13 At first presentation, which procedure would you be most likely to adopt in the case of punctal stenosis, proximal canalicular stenosis, distal canalicular stenosis, non-infected nasolacrimal duct obstruction (NLDO), NLDO with chronic infection, previous dacryocystitis, previous nasal fracture or functional epiphora?
Punctoplasty, Primarily CDCP with stenting, Primarily DCR, DCR or CDCP with the same frequency, DCR with a Jones tube, None of these
14 For a patient with recurrent or persistent symptoms, which procedure would you be most likely to adopt?
Response options as in item 13
15 Does your clinic offer eyelid surgery for functional epiphora?
Yes, Only in exceptional cases, No
16 What do you feel is the greatest challenge in providing a lacrimal service at your clinic?
Free-text answers

Table 1: Items in the questionnaire and response options.

Results

The response rate was 65% (51 responses from 79 clinics): Denmark 7/10 (70%), Finland 9/15 (60%), Iceland 1/1 (100%), Norway 7/16 (44%) and Sweden 27/37 (73%). Respondents worked mainly in regional clinics (63%), and the remainder in academic clinics (University hospitals) (32%) or in private clinics (14%).

Of the responding clinics, 69% provided canaliculodacryocystoplasty (CDCP) with silicone stenting for adults. About one-third of the clinics, 27% [9], provided a high-volume service (>50 cases per year), 24% [8] performed fewer than 10 CDCPs per year, and 48% [16] performed fewer than 20 per year, suggesting that such services are decentralized in the Nordic countries. Sixteen clinics, including the single respondent from Iceland, stated that they did not perform CDCP in adults, showing wide variation in the use of this procedure in the Nordic countries. The length of time the stent was left in place also varied; in Denmark and Norway three months or less was common, while in Sweden and Finland six months was common at the majority of clinics (Table 2).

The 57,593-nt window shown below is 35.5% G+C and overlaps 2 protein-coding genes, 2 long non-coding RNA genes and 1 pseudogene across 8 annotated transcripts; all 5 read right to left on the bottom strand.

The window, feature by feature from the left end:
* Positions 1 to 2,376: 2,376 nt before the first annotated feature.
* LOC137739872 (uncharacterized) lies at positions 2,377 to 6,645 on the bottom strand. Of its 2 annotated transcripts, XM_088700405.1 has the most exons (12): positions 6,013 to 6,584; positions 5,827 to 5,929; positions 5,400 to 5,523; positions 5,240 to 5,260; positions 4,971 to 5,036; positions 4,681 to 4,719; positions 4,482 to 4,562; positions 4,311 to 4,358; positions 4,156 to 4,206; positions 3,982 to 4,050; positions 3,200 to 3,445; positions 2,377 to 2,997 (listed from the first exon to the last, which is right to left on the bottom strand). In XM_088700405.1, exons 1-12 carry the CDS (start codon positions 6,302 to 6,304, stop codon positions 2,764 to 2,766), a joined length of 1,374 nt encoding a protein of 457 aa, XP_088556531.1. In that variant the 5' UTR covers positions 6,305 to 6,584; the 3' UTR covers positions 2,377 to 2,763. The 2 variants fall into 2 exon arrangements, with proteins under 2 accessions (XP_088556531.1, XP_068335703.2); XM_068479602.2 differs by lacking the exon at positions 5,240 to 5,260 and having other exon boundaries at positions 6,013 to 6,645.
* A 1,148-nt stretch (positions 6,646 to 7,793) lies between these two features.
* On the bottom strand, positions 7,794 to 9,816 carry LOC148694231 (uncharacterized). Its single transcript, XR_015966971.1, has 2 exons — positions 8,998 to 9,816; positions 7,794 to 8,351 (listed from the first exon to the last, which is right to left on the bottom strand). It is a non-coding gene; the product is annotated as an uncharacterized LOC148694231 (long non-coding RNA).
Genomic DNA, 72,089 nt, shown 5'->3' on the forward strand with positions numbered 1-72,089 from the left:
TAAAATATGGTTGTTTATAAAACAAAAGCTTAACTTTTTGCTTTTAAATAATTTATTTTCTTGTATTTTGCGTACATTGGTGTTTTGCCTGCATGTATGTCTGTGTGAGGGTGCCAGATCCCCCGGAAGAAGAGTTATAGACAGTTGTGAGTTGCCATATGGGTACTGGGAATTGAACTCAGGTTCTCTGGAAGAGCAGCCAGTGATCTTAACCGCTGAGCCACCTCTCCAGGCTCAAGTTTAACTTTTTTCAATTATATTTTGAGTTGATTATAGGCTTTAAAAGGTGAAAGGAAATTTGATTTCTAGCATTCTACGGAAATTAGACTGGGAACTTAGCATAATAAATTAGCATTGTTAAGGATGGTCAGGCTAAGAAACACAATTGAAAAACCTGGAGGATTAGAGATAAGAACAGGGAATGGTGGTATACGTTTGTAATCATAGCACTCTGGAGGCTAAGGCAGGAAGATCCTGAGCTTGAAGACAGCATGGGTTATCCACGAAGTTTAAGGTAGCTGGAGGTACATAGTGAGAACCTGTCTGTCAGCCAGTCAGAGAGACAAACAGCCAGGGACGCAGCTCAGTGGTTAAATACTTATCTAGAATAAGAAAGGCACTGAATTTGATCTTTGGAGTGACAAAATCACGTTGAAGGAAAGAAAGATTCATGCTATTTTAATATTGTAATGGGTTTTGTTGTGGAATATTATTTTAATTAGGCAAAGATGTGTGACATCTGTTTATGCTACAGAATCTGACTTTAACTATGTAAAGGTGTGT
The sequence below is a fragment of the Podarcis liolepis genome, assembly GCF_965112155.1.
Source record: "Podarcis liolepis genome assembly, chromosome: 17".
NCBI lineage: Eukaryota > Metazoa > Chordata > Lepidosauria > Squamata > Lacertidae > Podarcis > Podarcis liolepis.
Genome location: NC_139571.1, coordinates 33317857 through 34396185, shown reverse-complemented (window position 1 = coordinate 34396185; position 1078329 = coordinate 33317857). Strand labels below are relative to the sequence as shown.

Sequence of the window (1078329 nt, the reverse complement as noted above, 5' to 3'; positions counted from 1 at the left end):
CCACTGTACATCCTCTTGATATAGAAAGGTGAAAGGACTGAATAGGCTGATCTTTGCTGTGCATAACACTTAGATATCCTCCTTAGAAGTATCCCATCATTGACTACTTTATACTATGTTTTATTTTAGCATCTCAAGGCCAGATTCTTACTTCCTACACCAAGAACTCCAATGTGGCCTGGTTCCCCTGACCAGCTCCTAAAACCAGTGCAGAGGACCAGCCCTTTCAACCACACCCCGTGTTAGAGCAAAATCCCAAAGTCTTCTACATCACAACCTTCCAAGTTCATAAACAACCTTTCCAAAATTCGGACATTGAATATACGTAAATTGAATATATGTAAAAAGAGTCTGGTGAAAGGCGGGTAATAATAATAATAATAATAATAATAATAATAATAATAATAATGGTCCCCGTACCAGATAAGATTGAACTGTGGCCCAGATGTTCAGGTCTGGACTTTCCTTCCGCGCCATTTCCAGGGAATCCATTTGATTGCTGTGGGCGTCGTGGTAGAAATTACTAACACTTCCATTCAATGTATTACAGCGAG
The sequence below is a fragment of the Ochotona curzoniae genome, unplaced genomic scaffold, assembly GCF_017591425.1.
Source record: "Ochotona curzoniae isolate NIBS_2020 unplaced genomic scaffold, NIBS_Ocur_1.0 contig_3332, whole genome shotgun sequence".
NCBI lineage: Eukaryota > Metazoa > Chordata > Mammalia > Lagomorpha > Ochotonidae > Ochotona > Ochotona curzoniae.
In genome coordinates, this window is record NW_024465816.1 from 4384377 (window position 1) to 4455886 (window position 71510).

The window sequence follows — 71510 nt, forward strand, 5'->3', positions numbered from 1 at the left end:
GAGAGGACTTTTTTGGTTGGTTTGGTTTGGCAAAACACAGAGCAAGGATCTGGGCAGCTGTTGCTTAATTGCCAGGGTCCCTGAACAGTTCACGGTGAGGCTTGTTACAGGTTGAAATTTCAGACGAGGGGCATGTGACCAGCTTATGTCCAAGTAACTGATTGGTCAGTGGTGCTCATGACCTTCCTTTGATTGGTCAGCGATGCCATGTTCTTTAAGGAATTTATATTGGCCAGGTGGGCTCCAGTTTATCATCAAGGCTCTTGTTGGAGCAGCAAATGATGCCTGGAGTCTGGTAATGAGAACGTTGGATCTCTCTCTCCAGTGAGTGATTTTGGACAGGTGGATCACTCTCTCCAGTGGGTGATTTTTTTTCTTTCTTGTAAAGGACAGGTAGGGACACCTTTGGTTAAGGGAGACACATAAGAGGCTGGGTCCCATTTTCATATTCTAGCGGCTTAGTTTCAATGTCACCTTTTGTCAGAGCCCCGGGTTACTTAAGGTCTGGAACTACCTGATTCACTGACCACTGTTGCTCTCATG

1 month 2 months 3 months 6 months >6 months
Denmark 1 (17%) 2 (33%) 3 (50%) 0 0
Finland 0 1 (12%) 2 (25%) 5 (63%) 0
Iceland 0 0 0 0 0
Norway 0 0 4 (100%) 0 0
Sweden 0 0 3 (21%) 11 (79%) 0
Total 1 (3%) 3 (9%) 12 (38%) 16 (50%) 0

Table 2: Length of time the stent is left in place following CDCP, by country.